Seattle Seahawks head coach Pete Carroll speaks during the NFC head coaches availability at the NFL meetings Tuesday in Phoenix. (AP Photo/Matt York)

Seattle Seahawks head coach Pete Carroll speaks during the NFC head coaches availability at the NFL meetings Tuesday in Phoenix. (AP Photo/Matt York)

Four things we learned about Seahawks offseason at NFL meetings

Pete Carroll spoke about the rotation at safety, Bobby Wagner’s return and more.

By Bob Condotta / The Seattle Times

PHOENIX — Pete Carroll is really happy to have Bobby Wagner back, Jamal Adams isn’t going anywhere, and there is still some work to do to reshape the defense.

Those were among the topics the Seahawks coach discussed when he spoke to the media Tuesday at the NFL’s annual league meetings.

Here are four things we learned from Carroll’s media session.

Adams, Diggs, Love could play together

Asked about the signing of free agent safety Julian Love, Carroll volunteered that the two-year, $12 million contract the Seahawks gave the former Giants starting safety doesn’t foreshadow anything about the futures of Adams or Quandre Diggs — Seattle’s projected starting safeties in 2023.

“I know there’s some conversation like what we did with Julian, does that have some impact on Jamal or Quandre,” Carroll said. “It doesn’t. We have a clear thought of what we’re going to do with our guys and how we want to play them. And we feel very fortunate to have all our guys.”

Carroll said Love could see time at nickel corner, a spot he played with the Giants, but also said Seattle may use three safeties often.

That was something the Seahawks intended to do regularly last season before Adams was hurt in the first game against Denver. He was injured on a play in which he lined up at weakside linebacker. Seattle envisions using that package regularly in 2023.

Asked if the team could use Adams, Diggs and Love together 25% of the time, Carroll said: “They’ll play together a lot more than that.”

But first Adams must get healthy from the quadriceps injury against Denver.

Carroll gave no timeline for when Adams might return, other than to express optimism that he may be back for the start of training camp.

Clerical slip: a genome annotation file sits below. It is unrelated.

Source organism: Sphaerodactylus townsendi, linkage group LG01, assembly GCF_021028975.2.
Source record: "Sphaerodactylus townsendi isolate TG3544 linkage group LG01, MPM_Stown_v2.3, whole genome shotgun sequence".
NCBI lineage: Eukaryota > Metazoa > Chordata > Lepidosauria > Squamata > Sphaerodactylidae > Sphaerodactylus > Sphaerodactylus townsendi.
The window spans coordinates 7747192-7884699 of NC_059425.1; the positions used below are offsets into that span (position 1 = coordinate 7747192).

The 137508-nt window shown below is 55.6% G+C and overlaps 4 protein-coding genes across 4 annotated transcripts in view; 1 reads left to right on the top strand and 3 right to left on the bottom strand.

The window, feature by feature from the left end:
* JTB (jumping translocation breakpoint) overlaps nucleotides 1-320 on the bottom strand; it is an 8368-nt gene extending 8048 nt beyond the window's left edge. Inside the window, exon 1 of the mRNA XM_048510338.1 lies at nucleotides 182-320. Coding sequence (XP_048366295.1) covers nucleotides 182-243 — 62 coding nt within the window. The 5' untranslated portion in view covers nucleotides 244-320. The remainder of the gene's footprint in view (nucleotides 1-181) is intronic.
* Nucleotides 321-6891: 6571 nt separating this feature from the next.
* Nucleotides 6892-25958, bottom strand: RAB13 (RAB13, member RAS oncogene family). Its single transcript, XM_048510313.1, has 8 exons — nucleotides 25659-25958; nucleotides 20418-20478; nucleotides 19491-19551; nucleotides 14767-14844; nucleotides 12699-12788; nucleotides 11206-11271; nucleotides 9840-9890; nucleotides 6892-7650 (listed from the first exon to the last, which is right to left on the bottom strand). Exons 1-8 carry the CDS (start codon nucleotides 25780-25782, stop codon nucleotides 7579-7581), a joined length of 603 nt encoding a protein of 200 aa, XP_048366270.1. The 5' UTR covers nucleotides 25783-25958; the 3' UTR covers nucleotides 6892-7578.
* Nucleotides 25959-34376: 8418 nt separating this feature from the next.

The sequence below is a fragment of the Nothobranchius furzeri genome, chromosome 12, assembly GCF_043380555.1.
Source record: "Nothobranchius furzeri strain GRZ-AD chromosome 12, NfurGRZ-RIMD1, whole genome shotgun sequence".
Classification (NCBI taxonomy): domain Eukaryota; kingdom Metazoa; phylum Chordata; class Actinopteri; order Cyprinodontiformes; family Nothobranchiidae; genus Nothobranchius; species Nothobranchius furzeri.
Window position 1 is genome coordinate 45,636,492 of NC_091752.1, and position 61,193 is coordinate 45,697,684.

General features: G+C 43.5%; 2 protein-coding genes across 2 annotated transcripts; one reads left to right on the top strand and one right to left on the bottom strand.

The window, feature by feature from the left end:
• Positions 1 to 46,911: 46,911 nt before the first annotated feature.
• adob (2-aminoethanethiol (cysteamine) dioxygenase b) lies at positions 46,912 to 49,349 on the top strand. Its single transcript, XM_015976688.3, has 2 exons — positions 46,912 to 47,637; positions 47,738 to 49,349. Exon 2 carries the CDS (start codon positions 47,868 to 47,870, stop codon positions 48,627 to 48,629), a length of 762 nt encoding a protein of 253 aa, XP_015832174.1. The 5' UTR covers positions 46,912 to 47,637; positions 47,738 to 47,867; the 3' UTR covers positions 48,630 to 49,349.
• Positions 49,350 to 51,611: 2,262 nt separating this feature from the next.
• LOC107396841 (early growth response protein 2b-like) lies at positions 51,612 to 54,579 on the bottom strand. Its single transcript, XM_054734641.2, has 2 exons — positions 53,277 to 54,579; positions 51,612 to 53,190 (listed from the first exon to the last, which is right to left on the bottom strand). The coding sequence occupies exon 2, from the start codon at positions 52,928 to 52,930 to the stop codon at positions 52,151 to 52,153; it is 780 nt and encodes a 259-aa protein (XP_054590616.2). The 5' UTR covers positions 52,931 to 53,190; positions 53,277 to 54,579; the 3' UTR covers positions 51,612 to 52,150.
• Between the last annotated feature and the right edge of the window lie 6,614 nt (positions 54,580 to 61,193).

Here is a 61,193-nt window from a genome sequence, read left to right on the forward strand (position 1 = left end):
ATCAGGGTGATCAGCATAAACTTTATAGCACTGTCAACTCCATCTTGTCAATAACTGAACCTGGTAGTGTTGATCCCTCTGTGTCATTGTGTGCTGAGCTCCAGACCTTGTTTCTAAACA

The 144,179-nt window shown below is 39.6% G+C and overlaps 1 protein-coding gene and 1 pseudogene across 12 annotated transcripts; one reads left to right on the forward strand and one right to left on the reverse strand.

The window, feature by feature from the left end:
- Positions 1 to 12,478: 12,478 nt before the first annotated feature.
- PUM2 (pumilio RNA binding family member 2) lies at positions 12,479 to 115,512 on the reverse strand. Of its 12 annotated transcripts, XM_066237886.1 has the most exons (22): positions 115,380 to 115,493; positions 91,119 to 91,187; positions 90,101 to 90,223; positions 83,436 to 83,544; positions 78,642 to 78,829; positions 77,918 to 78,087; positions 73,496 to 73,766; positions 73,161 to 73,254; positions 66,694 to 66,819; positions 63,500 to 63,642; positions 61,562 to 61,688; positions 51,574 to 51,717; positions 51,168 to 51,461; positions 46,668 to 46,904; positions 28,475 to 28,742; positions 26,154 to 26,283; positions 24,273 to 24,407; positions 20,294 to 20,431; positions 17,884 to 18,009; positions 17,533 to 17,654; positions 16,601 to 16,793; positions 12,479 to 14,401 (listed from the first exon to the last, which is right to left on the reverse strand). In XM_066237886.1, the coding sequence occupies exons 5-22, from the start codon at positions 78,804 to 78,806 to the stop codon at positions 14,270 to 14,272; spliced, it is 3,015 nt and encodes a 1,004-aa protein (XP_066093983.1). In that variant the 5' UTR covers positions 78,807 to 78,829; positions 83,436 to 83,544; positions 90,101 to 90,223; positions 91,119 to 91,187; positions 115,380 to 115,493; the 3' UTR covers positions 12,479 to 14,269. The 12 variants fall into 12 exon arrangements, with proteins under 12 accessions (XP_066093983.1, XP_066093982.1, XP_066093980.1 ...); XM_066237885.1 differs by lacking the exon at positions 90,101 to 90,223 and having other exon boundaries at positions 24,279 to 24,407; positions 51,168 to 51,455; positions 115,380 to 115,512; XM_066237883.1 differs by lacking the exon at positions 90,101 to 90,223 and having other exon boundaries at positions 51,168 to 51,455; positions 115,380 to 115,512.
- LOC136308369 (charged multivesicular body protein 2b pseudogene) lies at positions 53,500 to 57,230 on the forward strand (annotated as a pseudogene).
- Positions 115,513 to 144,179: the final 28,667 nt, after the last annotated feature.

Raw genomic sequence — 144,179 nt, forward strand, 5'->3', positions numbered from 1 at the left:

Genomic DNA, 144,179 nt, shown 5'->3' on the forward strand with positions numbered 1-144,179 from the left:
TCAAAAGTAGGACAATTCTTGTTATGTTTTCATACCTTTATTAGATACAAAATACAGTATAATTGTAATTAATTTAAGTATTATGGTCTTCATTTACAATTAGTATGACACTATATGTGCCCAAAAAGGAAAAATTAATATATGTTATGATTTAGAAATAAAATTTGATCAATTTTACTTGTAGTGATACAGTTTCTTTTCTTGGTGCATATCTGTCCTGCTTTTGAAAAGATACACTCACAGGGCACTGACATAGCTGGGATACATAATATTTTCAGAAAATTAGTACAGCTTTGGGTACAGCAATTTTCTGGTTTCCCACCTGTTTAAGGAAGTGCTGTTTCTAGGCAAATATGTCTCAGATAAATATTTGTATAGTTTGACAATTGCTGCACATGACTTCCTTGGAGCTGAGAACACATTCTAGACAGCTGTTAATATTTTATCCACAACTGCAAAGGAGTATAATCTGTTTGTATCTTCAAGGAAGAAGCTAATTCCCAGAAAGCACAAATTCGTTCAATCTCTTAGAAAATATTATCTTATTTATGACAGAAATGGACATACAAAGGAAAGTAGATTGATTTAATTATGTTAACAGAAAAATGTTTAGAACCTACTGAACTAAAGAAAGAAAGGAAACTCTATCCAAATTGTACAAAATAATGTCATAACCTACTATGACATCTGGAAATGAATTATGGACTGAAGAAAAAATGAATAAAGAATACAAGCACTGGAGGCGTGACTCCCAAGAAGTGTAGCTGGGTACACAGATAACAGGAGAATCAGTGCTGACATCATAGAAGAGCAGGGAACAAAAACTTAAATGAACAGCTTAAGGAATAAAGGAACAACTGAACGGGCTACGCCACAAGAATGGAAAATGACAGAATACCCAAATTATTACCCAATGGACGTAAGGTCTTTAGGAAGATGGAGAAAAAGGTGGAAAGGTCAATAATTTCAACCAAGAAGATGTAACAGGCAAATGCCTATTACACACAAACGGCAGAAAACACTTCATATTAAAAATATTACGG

“Sounds really good,” Carroll said of Adams’ progress, adding the team had sent trainers visit Adams “10 days ago.” Adams has been rehabbing in the Dallas area.

“He’s pushing it,” Carroll said. “He’s going to try to bust whatever projections that would keep him from not being ready for the start of the season. He’s looking to get that done.”

Geno Smith on board with QB search

Carroll’s visit to the league meetings came after he and several team staff, including general manager John Schneider, conducted a tour last week of pro days featuring three of the top-ranked quarterbacks available in the NFL draft — Ohio State’s C.J. Stroud, Alabama’s Bryce Young and Kentucky’s Will Levis. Carroll and Schneider on Thursday will attend Florida’s pro day, which will include quarterback Anthony Richardson.

The team has capped each visit with a group selfie taken by the QB.

Carroll said the trips have been “a freaking blast” to be “within the spectrum of the whole quarterback thing” and likened them to his days recruiting as a college coach at USC.

Could the Seahawks really consider taking a quarterback with the fifth overall pick?

Some might have thought they wouldn’t consider a QB at No. 5 after re-signing Geno Smith to a three-year deal that could be worth as much as $105 million. The Seahawks also re-signed backup Drew Lock.

As would be expected, Carroll again didn’t rule it out, saying “we’ll see what happens.”